Characterizing material Properties for Additive Manufacturing

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00:00:00 Welcome
00:00:09 Agenda
00:04:43 Laser diffraction particle size analysis for additive manufacturing
00:05:58 Overview
00:06:27 Additive Manufacturing: advantages
00:07:14 Additive Manufacturing: Challenges
00:08:18 Additive Manufacturing: Powder bed processing
00:09:20 Additive Manufacturing: Powder bed processing
00:11:26 Measuring particle size using laser diffraction
00:11:40 How does laser diffraction work?
00:12:25 Particle size analysis using laser diffraction
00:13:39 How does the instrument work?
00:14:35 How does the instrument work?
00:15:31 The Mastersizer 3000
00:16:16 Laser diffraction results
00:17:16 Laser diffraction examples
00:17:27 Particle size analysis
00:19:29 Additive Manufacturing: recycling powder
00:20:59 Particle size analysis
00:22:03 In-process laser diffraction
00:23:08 In-process laser diffraction
00:23:47 Comparison of Mastersizer and Insitec
00:24:07 InnovateUK: Powdercleanse
00:24:38 InnovateUk: Powdercleanse
00:25:08 Any questions?
00:25:30 Analytical Imaging for Additive Layer ManufactureDr Robert TaylorTechnical Specialist – Analytical Imaging and Laser Diffraction
00:27:10 Morphologi 4 & 4ID Hardware
00:28:24 Morphological imaging workflow
00:29:45 Morphological results
00:30:25 Morphological shape descriptors
00:31:27 Result interpretation
00:31:46 How can particle shape be measured?
00:32:56 Sample Presentation
00:33:58 Result interpretation
00:34:57 Result interpretation
00:37:23 Additive Layer Manufacture
00:37:28 Additive Manufacturing: Powder Bed Formation
00:38:46 Additive Manufacturing: Powder Bed Formation
00:40:04 Additive Manufacturing: Powder Bed Formation
00:41:12 Additive Manufacturing: Powder Bed Formation
00:42:00 Particle Size and Shape Analysis
00:42:13 Sample Preparation
00:42:57 Particle Classification
00:44:30 Particle Classification Continued
00:45:03 Classification Charts
00:46:00 Comparison of Fines
00:47:10 The analysis of metal powder, using XRF.
00:49:24 The analysis of metal powder, using XRF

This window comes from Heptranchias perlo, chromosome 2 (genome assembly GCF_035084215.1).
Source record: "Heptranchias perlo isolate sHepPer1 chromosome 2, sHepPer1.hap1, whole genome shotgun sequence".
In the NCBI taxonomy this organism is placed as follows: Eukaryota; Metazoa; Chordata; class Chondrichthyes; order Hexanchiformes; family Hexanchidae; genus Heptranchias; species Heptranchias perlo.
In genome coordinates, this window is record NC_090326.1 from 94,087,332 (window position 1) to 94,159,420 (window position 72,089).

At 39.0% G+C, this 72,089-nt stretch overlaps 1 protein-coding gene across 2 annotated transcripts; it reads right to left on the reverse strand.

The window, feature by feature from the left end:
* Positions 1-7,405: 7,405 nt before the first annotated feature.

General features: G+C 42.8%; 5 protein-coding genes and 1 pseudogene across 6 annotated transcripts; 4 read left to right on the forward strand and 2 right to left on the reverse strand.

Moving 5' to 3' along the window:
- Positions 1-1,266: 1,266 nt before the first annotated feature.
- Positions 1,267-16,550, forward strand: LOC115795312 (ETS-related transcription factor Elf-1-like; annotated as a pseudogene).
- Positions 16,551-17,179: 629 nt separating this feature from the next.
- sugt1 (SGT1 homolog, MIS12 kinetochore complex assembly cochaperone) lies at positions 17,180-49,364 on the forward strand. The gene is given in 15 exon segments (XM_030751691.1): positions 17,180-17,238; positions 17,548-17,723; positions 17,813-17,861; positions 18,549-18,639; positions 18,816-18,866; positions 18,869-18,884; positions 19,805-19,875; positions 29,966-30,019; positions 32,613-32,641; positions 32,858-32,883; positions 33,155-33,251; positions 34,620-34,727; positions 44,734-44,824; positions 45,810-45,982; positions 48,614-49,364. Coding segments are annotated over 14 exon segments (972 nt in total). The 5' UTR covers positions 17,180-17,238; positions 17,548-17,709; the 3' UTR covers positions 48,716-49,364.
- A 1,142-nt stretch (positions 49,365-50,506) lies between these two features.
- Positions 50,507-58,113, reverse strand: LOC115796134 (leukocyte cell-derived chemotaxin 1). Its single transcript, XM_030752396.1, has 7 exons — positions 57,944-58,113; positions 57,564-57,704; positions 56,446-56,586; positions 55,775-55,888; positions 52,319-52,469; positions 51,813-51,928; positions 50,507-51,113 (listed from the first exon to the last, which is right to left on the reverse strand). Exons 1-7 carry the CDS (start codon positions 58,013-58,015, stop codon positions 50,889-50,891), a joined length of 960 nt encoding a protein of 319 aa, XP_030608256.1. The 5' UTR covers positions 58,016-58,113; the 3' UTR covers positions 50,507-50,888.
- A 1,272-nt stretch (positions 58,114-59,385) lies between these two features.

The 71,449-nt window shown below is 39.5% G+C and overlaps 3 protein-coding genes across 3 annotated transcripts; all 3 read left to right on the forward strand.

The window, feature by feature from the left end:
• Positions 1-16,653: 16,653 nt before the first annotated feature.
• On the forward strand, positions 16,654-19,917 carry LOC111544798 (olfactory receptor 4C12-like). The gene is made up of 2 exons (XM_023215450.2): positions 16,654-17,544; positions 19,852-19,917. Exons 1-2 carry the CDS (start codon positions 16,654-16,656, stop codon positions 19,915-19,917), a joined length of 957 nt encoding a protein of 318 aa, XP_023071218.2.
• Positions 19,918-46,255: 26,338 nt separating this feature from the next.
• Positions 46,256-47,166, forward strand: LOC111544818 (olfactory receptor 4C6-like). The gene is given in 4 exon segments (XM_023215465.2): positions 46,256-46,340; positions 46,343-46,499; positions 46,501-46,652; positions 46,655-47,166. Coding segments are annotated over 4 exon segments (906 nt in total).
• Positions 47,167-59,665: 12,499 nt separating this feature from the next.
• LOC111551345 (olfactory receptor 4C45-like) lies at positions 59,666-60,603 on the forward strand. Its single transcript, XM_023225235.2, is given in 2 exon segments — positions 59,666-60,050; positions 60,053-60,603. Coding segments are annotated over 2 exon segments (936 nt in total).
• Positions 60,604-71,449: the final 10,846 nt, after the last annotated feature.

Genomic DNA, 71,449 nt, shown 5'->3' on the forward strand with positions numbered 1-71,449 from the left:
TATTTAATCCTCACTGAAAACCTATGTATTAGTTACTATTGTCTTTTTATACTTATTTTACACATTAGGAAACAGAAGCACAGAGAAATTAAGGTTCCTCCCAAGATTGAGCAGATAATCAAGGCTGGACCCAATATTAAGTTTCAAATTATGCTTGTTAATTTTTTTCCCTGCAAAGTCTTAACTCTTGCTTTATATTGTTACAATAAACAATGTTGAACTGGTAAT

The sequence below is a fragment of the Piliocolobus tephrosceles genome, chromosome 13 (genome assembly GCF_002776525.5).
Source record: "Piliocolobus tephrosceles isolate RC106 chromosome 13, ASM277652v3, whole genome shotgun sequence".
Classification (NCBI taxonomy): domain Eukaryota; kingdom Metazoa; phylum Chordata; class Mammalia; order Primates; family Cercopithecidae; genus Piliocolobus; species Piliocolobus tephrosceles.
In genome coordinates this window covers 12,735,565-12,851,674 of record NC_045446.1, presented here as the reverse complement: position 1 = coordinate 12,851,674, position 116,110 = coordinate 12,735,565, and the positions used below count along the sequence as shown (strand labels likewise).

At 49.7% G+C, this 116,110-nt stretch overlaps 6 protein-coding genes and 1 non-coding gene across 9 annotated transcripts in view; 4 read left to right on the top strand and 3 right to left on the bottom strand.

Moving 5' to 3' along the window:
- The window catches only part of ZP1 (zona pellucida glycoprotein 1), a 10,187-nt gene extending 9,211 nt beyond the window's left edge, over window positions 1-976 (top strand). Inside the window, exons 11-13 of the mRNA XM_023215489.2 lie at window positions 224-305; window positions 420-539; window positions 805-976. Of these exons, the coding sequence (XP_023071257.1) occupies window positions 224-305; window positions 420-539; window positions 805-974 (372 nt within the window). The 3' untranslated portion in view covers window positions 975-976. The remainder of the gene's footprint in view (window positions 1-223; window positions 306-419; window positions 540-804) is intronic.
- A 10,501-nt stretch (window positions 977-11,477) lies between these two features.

00:50:09 What is X-Ray Fluorescence (XRF)
00:51:02 The tube spectrum
00:52:07 Sample spectrum
00:52:44 Typical XRF Spectrometer types
00:54:39 Why use XRF?
00:55:35 Powder samples: how to analyse?
00:57:34 Powder samples: how to analyse?
00:58:30 Analysis according ASTM norms
00:58:45 Powder analysis of a metal powder: FeSi
00:59:50 Why this spread?
01:00:30 Particle size and metallurgical effects
01:01:18 Fused bead analysis of FeSi
01:02:01 Calibration: Fused beads vs pressed powder
01:02:48 Fused beads vs. pressed powder
01:04:02 Sample preparation summary
01:04:56 Fused bead reproducibility (Zetium 1kW)
01:06:45 Comparison of LLD’s in WD-XRF
01:07:24 But what about ED-XRF?
01:07:44 Calibrations on Epsilon 3 ED-XRF
01:08:18 Repeatability on pressed powder
01:08:51 ED-XRF, now fully capable of routine analysis
01:09:19 Recent developments
01:10:07 Conclusion
01:11:15 Using X-rays to see inside your powdered metal materials and processes
01:13:07 Overview
01:13:29 Introduction
01:15:00 What information can be derived from XRF/XRD?
01:16:35 X-ray diffraction (XRD)
01:17:29 X-ray diffraction (XRD)
01:20:12 Equipment
01:20:15 XRD systems
01:21:29 Application Examples
01:21:43 Phase analysis
01:23:44 Phase analysis – Rietveld full pattern analysis
01:25:28 Phase analysis – Ferrite-Martensite-Austenite-Cementite
01:26:13 Phase analysis – Ferrite-Martensite-Austenite-Cementite
01:27:13 Application Examples